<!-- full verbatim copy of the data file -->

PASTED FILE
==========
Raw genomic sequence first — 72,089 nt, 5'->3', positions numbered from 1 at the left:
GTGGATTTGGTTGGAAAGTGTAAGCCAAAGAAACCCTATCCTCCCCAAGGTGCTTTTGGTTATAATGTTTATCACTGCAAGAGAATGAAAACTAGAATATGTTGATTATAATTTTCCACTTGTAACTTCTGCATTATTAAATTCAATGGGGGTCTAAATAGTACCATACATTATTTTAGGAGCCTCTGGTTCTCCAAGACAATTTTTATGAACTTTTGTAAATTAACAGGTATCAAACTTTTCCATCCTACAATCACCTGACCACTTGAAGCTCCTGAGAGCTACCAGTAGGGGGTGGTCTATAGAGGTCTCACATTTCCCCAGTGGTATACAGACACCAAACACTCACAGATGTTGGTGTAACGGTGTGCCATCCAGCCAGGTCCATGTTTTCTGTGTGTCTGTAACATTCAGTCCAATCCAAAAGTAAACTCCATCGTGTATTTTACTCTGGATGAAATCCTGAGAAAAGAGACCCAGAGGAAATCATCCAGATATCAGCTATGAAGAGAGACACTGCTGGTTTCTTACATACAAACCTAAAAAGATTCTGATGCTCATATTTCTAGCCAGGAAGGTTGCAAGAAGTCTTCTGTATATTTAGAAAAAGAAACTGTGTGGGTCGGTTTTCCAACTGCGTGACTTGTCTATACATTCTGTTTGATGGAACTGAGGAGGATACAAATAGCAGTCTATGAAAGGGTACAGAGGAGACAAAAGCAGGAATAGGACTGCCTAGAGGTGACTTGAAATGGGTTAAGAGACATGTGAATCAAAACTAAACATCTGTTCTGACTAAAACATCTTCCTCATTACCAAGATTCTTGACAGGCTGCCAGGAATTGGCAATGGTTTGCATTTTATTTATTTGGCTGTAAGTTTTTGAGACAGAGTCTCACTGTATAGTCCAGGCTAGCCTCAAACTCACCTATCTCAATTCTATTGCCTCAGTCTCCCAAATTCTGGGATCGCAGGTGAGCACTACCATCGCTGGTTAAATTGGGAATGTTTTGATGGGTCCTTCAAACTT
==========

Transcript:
Raw genomic sequence first — 72,089 nt, 5'->3', positions numbered from 1 at the left:
GTGGATTTGGTTGGAAAGTGTAAGCCAAAGAAACCCTATCCTCCCCAAGGTGCTTTTGGTTATAATGTTTATCACTGCAAGAGAATGAAAACTAGAATATGTTGATTATAATTTTCCACTTGTAACTTCTGCATTATTAAATTCAATGGGGGTCTAAATAGTACCATACATTATTTTAGGAGCCTCTGGTTCTCCAAGACAATTTTTATGAACTTTTGTAAATTAACAGGTATCAAACTTTTCCATCCTACAATCACCTGACCACTTGAAGCTCCTGAGAGCTACCAGTAGGGGGTGGTCTATAGAGGTCTCACATTTCCCCAGTGGTATACAGACACCAAACACTCACAGATGTTGGTGTAACGGTGTGCCATCCAGCCAGGTCCATGTTTTCTGTGTGTCTGTAACATTCAGTCCAATCCAAAAGTAAACTCCATCGTGTATTTTACTCTGGATGAAATCCTGAGAAAAGAGACCCAGAGGAAATCATCCAGATATCAGCTATGAAGAGAGACACTGCTGGTTTCTTACATACAAACCTAAAAAGATTCTGATGCTCATATTTCTAGCCAGGAAGGTTGCAAGAAGTCTTCTGTATATTTAGAAAAAGAAACTGTGTGGGTCGGTTTTCCAACTGCGTGACTTGTCTATACATTCTGTTTGATGGAACTGAGGAGGATACAAATAGCAGTCTATGAAAGGGTACAGAGGAGACAAAAGCAGGAATAGGACTGCCTAGAGGTGACTTGAAATGGGTTAAGAGACATGTGAATCAAAACTAAACATCTGTTCTGACTAAAACATCTTCCTCATTACCAAGATTCTTGACAGGCTGCCAGGAATTGGCAATGGTTTGCATTTTATTTATTTGGCTGTAAGTTTTTGAGACAGAGTCTCACTGTATAGTCCAGGCTAGCCTCAAACTCACCTATCTCAATTCTATTGCCTCAGTCTCCCAAATTCTGGGATCGCAGGTGAGCACTACCATCGCTGGTTAAATTGGGAATGTTTTGATGGGTCCTTCAAACTT